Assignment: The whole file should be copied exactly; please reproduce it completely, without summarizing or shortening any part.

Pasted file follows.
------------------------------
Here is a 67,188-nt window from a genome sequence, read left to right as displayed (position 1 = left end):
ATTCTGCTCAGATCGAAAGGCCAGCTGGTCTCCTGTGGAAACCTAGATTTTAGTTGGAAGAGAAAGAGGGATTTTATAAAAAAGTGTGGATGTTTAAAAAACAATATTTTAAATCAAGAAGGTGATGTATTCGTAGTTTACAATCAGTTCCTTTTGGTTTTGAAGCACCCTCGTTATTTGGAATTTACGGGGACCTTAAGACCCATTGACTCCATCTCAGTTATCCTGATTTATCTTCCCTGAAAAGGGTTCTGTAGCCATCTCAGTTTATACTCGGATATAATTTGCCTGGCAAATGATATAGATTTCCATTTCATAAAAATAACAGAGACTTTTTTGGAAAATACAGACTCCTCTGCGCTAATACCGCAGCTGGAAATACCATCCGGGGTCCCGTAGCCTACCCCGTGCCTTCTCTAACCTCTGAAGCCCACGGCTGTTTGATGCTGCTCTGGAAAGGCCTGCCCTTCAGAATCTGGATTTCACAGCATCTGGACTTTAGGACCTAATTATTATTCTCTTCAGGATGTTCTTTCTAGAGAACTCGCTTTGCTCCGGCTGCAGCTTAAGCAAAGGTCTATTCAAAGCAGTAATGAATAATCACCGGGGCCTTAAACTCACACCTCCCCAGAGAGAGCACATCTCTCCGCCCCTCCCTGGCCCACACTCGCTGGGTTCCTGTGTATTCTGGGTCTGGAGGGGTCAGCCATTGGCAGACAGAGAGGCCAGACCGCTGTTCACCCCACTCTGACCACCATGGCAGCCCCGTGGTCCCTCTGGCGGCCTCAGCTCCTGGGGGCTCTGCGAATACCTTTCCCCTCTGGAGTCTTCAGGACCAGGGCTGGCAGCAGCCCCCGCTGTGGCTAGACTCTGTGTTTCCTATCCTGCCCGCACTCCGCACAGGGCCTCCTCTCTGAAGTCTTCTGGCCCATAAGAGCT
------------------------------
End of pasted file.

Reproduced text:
Here is a 67,188-nt window from a genome sequence, read left to right as displayed (position 1 = left end):
ATTCTGCTCAGATCGAAAGGCCAGCTGGTCTCCTGTGGAAACCTAGATTTTAGTTGGAAGAGAAAGAGGGATTTTATAAAAAAGTGTGGATGTTTAAAAAACAATATTTTAAATCAAGAAGGTGATGTATTCGTAGTTTACAATCAGTTCCTTTTGGTTTTGAAGCACCCTCGTTATTTGGAATTTACGGGGACCTTAAGACCCATTGACTCCATCTCAGTTATCCTGATTTATCTTCCCTGAAAAGGGTTCTGTAGCCATCTCAGTTTATACTCGGATATAATTTGCCTGGCAAATGATATAGATTTCCATTTCATAAAAATAACAGAGACTTTTTTGGAAAATACAGACTCCTCTGCGCTAATACCGCAGCTGGAAATACCATCCGGGGTCCCGTAGCCTACCCCGTGCCTTCTCTAACCTCTGAAGCCCACGGCTGTTTGATGCTGCTCTGGAAAGGCCTGCCCTTCAGAATCTGGATTTCACAGCATCTGGACTTTAGGACCTAATTATTATTCTCTTCAGGATGTTCTTTCTAGAGAACTCGCTTTGCTCCGGCTGCAGCTTAAGCAAAGGTCTATTCAAAGCAGTAATGAATAATCACCGGGGCCTTAAACTCACACCTCCCCAGAGAGAGCACATCTCTCCGCCCCTCCCTGGCCCACACTCGCTGGGTTCCTGTGTATTCTGGGTCTGGAGGGGTCAGCCATTGGCAGACAGAGAGGCCAGACCGCTGTTCACCCCACTCTGACCACCATGGCAGCCCCGTGGTCCCTCTGGCGGCCTCAGCTCCTGGGGGCTCTGCGAATACCTTTCCCCTCTGGAGTCTTCAGGACCAGGGCTGGCAGCAGCCCCCGCTGTGGCTAGACTCTGTGTTTCCTATCCTGCCCGCACTCCGCACAGGGCCTCCTCTCTGAAGTCTTCTGGCCCATAAGAGCT